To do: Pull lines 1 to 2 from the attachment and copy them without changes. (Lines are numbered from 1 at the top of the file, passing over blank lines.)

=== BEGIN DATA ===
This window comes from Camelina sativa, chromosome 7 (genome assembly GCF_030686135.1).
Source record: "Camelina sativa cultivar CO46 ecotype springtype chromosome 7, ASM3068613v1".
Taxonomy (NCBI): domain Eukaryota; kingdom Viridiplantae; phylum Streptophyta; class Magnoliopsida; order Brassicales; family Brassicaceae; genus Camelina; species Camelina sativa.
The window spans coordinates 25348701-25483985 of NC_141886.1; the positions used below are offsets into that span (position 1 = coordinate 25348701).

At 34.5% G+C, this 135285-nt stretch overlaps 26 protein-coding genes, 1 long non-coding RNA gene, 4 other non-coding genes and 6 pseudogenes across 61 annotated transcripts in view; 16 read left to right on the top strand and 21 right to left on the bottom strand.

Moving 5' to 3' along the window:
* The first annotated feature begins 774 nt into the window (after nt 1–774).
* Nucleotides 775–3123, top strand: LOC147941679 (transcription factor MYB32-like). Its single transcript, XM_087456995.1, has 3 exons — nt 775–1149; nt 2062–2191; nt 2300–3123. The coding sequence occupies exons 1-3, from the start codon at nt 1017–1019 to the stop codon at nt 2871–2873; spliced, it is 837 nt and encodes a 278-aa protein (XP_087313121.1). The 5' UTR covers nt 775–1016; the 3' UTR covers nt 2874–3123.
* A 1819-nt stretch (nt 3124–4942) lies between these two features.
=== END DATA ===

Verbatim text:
This window comes from Camelina sativa, chromosome 7 (genome assembly GCF_030686135.1).
Source record: "Camelina sativa cultivar CO46 ecotype springtype chromosome 7, ASM3068613v1".